Eat Your Medicine
Have you ever wondered why a pre-packaged food has a longer expiration date than the same food made from scratch which spoils in a matter of days? Look at the ingredients listed on the nutritional label. A general rule of thumb is that foods with more than five ingredients usually contain chemical additives or preservatives. These are used to enhance shelf life or to make the food look fresh by turning it a certain color.
For instance, nitrates and nitrites are often found in processed meats such as deli meats, hot dogs, bacon, frozen meat dinners and breakfast meats. In food, nitrate salts can react to form compounds called nitrosamines which are problematic because they can be carcinogenic by reacting at the cellular level and altering gene expression — thus causing DNA damage.
High fructose corn syrup (HFCS) is the main ingredient in soft drinks and is also hidden in foods like bread and pasta sauce. Studies have shown that large doses of HFCS can cause damage to your gastrointestinal tract and allow toxic byproducts produced from bacteria flora to pass into your blood stream and trigger an inflammatory response that is at the root of obesity, diabetes, cancer, heart disease, dementia and accelerated aging.
Another chemical to avoid which is found in countless foods in the grocery stores, restaurants, school cafeteria and used to add flavor is monosodium glutamate, or MSG for short. It is tricky to really know whether MSG is in your food because it goes by so many other hidden names. MSG is commercially added to many foods, despite evidence that these excitotoxins can penetrate certain areas of the brain and cause damage. This chemical has also been linked to eye damage, headaches, migraines, fatigue, dizziness and depression.
Keep your family healthy during this fall with super foods packed with nutritional power. When you go to your local supermarket, the easiest tip to remember when shopping for these healthy foods is to travel along the outer perimeter of the store. There you will find foods that contain the greatest amount of nutrients, including fresh fruits, vegetables, fish, dairy products and meats. These foods are the healthiest and should be primarily consumed.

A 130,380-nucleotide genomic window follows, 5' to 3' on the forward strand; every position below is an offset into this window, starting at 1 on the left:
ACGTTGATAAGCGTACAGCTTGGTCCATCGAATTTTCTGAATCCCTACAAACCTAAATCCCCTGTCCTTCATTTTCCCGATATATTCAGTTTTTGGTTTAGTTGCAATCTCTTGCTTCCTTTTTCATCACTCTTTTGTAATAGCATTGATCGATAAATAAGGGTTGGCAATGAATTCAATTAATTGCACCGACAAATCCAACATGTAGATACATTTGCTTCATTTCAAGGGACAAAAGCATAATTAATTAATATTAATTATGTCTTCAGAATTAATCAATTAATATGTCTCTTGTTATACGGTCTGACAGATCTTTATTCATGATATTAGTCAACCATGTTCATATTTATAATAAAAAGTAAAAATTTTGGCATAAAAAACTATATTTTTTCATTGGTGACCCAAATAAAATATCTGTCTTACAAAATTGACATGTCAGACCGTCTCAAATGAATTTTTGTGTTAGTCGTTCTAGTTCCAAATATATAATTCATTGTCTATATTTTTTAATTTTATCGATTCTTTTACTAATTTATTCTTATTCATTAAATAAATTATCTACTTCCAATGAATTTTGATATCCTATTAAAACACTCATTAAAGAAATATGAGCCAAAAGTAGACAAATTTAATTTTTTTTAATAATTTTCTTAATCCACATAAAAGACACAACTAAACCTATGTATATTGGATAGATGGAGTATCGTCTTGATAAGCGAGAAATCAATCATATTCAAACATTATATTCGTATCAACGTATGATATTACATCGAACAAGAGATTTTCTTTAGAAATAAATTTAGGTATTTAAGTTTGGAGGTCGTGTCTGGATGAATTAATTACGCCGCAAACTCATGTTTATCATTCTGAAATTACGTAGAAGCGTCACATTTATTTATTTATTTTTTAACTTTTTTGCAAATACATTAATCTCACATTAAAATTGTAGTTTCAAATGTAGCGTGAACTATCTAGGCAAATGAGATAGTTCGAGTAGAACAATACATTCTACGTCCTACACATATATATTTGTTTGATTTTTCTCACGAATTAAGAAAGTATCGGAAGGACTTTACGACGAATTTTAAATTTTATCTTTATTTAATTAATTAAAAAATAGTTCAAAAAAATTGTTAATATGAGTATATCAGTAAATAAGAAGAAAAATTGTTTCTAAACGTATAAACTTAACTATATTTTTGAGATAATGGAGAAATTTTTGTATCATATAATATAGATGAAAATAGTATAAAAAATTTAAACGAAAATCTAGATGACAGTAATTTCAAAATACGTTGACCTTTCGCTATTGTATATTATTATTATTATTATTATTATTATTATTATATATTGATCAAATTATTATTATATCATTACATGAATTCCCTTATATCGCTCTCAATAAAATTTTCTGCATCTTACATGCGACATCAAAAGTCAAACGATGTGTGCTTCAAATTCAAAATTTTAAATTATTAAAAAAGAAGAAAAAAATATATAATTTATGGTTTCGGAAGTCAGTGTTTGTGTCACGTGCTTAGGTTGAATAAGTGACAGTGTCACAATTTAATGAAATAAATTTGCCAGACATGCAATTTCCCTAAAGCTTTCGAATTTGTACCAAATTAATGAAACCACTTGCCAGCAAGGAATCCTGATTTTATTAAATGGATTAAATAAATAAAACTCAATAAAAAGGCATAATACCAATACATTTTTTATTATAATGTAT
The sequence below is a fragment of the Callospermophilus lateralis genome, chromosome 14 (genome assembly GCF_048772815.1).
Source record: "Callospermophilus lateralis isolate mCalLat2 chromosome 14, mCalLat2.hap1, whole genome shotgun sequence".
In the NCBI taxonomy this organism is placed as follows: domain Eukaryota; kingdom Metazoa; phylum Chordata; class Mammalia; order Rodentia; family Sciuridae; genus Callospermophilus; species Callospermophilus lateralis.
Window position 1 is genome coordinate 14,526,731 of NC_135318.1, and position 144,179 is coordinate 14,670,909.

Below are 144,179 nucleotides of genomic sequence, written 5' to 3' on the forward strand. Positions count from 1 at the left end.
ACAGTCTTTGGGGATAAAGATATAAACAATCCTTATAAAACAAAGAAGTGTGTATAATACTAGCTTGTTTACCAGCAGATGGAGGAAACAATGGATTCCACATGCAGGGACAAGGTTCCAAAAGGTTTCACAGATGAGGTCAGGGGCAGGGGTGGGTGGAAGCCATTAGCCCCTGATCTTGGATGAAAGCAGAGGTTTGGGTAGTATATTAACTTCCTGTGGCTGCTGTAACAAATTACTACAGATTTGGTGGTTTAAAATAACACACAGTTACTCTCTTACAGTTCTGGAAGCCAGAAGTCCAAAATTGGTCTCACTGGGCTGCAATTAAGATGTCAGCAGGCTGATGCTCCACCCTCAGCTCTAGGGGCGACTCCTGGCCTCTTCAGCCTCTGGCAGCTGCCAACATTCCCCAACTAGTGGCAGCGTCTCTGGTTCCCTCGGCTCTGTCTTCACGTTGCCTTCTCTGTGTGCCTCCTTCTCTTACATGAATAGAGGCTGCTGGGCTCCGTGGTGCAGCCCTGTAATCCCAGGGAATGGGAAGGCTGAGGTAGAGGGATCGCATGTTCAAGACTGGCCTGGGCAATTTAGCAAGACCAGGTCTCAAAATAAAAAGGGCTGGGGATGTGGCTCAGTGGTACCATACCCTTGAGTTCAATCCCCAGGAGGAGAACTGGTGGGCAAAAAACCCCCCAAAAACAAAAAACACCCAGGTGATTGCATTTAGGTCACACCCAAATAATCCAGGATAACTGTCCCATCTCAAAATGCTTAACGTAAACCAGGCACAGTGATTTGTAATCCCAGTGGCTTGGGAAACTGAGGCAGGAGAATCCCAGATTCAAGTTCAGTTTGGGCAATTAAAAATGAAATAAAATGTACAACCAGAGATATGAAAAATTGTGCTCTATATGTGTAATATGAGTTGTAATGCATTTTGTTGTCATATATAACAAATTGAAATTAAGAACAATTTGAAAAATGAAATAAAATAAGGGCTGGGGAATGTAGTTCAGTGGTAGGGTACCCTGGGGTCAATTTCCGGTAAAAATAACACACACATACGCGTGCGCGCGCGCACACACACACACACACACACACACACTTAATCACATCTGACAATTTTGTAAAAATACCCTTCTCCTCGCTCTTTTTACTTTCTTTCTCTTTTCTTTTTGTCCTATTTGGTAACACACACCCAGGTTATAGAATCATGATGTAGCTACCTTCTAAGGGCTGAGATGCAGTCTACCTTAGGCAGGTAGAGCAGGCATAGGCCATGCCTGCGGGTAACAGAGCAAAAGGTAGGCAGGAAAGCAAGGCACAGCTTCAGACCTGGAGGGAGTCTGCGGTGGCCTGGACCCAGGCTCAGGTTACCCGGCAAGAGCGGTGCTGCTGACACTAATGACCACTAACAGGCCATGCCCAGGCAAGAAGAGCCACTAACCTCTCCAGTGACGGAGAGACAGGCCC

Whether you are shopping at a supermarket or a farmer’s market, keep in mind the top 10 signs of selecting a “super healthy food” for you and your family.
- It is organic-based, preferably USDA certified organic.
- It is grown without pesticides and chemical fertilizers.
- It does not contain any added growth hormones or antibiotics.
- It does not contain any artificial flavors, chemical additives or preservatives.
- It is fresh, not expired.
- It does not contain added salt or unhealthy trans fat. Avoid products that contain the words “partially hydrogenated” on the label.
- It does not contain an exhaustive list of ingredients (five or less).
- It is wild caught, not farm raised (for fish).
- It is produced by obeying the laws of nature. Animals are fed their natural diets and have free-range access to the outdoors.
- It is not genetically engineered. My home state of Connecticut has recently become the pioneer state to require the labeling of GMO foods. Food safety advocates hope this sparks a nationwide march toward all foods having these labels.
By educating yourself on how to accurately identify a “super healthy food” next time you are at the store, you will be able to avoid sabotaging your healthy eating plan and provide your body with the proper nourishment that it needs for optimal health.
“Let food be thy medicine and medicine be thy food.” ~Hippocrates (ancient Greek physician)
For more information on helping you and your child obtain overall SUPER HEALTH, please visit: www.douglashaddad.com.
Douglas Haddad is a public school teacher, nutritionist and the author of parenting/child guidance book Save Your Kids… Now! The Revolutionary Guide To Helping Youth Conquer Today’s Challenges and co-author of Top Ten Tips For Tip Top Shape: Super Health Programs For All Professional Fields.
Images courtesy of photoxpress.com
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This post originally appeared on our September/October 2013 Magazine